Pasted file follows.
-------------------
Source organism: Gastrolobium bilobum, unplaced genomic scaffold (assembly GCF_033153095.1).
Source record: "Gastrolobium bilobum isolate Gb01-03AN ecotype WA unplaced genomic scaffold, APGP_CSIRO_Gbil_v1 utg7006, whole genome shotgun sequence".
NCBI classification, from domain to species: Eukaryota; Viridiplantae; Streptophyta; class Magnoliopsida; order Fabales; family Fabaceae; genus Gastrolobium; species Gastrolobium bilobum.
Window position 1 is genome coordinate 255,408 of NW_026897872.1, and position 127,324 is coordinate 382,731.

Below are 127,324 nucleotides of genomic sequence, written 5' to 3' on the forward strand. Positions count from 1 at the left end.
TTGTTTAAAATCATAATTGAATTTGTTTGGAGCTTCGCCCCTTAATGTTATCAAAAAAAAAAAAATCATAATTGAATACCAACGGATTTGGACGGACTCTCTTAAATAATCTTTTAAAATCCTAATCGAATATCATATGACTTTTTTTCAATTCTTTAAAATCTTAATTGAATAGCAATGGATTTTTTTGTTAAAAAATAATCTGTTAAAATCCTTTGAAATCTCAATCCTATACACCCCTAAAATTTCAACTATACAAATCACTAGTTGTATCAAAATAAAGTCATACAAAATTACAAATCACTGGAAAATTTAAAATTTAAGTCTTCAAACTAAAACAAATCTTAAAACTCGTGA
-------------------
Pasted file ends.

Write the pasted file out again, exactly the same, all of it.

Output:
Source organism: Gastrolobium bilobum, unplaced genomic scaffold (assembly GCF_033153095.1).
Source record: "Gastrolobium bilobum isolate Gb01-03AN ecotype WA unplaced genomic scaffold, APGP_CSIRO_Gbil_v1 utg7006, whole genome shotgun sequence".
NCBI classification, from domain to species: Eukaryota; Viridiplantae; Streptophyta; class Magnoliopsida; order Fabales; family Fabaceae; genus Gastrolobium; species Gastrolobium bilobum.
Window position 1 is genome coordinate 255,408 of NW_026897872.1, and position 127,324 is coordinate 382,731.

Below are 127,324 nucleotides of genomic sequence, written 5' to 3' on the forward strand. Positions count from 1 at the left end.
TTGTTTAAAATCATAATTGAATTTGTTTGGAGCTTCGCCCCTTAATGTTATCAAAAAAAAAAAAATCATAATTGAATACCAACGGATTTGGACGGACTCTCTTAAATAATCTTTTAAAATCCTAATCGAATATCATATGACTTTTTTTCAATTCTTTAAAATCTTAATTGAATAGCAATGGATTTTTTTGTTAAAAAATAATCTGTTAAAATCCTTTGAAATCTCAATCCTATACACCCCTAAAATTTCAACTATACAAATCACTAGTTGTATCAAAATAAAGTCATACAAAATTACAAATCACTGGAAAATTTAAAATTTAAGTCTTCAAACTAAAACAAATCTTAAAACTCGTGA